BAYLOR UNIVERSITY FOUNTAIN PROJECT
Georgia Precast Solutions completed a 20 foot fountain bowl, all in one piece when
others said it could not be done. We take pride on doing what others believe can’t be done.
This project uses our precast concrete. Installation and water feature by Greenscape Pump, designed by office of James Burnett.
Article by J.B. SMITH – Monday, September 14, 2015
It looked like a flying saucer on a truck and turned heads on highways from Atlanta to Waco. Now, after two weeks in transit, the enormous bowl for Baylor University’s new Rosenbalm Fountain is at rest. Crews on Sunday used a crane to lower the 20-foot-diameter, 15-ton concrete bowl at the new Fifth Street Promenade near the Bill Daniel Student Center.
The $6 million pedestrian promenade is due to be open by Baylor homecoming Oct. 22, offering the campus community a central spot to meet and socialize amid the roar of a fountain. “It will really be a centerpiece, a place for students and other people to hang out between classes,” said landscape architect Will Benge of Houston-based Office of James Burnett. “It’s a crossroads for the whole campus.”
The promenade project involves replacing an asphalt street with a decorative concrete walkway with landscaping, seating and grassy areas. The walkway will be closed to routine car traffic, though it will still be used for parades, with ample room for floats. The project is funded by a gift from retired physician and Baylor alumnus Dr. Thomas J. Rosenbalm in honor of his parents, Clarence and Claudia Rosenbalm.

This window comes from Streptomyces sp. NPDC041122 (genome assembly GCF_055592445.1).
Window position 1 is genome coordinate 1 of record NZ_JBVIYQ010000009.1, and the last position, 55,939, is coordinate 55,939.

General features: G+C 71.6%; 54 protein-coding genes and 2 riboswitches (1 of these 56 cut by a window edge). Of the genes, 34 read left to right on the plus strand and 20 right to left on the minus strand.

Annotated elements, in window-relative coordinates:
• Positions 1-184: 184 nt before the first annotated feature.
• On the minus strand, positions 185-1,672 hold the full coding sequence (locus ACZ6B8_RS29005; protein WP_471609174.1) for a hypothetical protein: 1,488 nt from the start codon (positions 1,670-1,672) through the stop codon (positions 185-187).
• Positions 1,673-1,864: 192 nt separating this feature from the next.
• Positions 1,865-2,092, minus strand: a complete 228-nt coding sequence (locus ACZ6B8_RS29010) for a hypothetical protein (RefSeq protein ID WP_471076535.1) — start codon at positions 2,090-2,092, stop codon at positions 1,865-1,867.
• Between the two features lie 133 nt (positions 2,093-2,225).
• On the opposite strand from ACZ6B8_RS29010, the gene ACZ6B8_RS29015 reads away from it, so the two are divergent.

The circular fountain itself should be eye-catching, with 10 jets shooting toward the central bowl and five jets shooting upward as high as 30 feet. Benge said the 4-foot-high bowl is designed with a “knife edge,” so water will cascade from it in sheets. The bowl sits atop a similar-sized mound that is now being tiled with granite. An Atlanta-area company, Georgia Precast, fashioned the bowl in one piece, pouring high-grade concrete into a customized mold with steel reinforcement inside. Kent Garcia, project manager with the company, said no other companies that bid for the project offered to make a one-piece bowl. “We wanted it to be in one piece,” he said. “It’s going to be structurally sound, and you’ll never have to worry about separation. That is the key.”
Shipping the fountain bowl required lots of planning, with police escorts and an advance team of surveyors along the route. At 20 feet wide, the bowl took up two lanes of traffic and was restricted from transit on weekends and holidays. Other restrictions prevented the crews from taking it through Alabama. The bowl traveled from Atlanta to Chattanooga, then through Tennessee into Mississippi, then into Louisiana and Texas along Interstate 20.
Baylor spokeswoman Lori Fogleman said the fountain plaza is shaping up to be a defining feature of campus. “The Fifth Street project will significantly transform the infrastructure and aesthetics of one of the most meaningful spaces on our campus,” she said.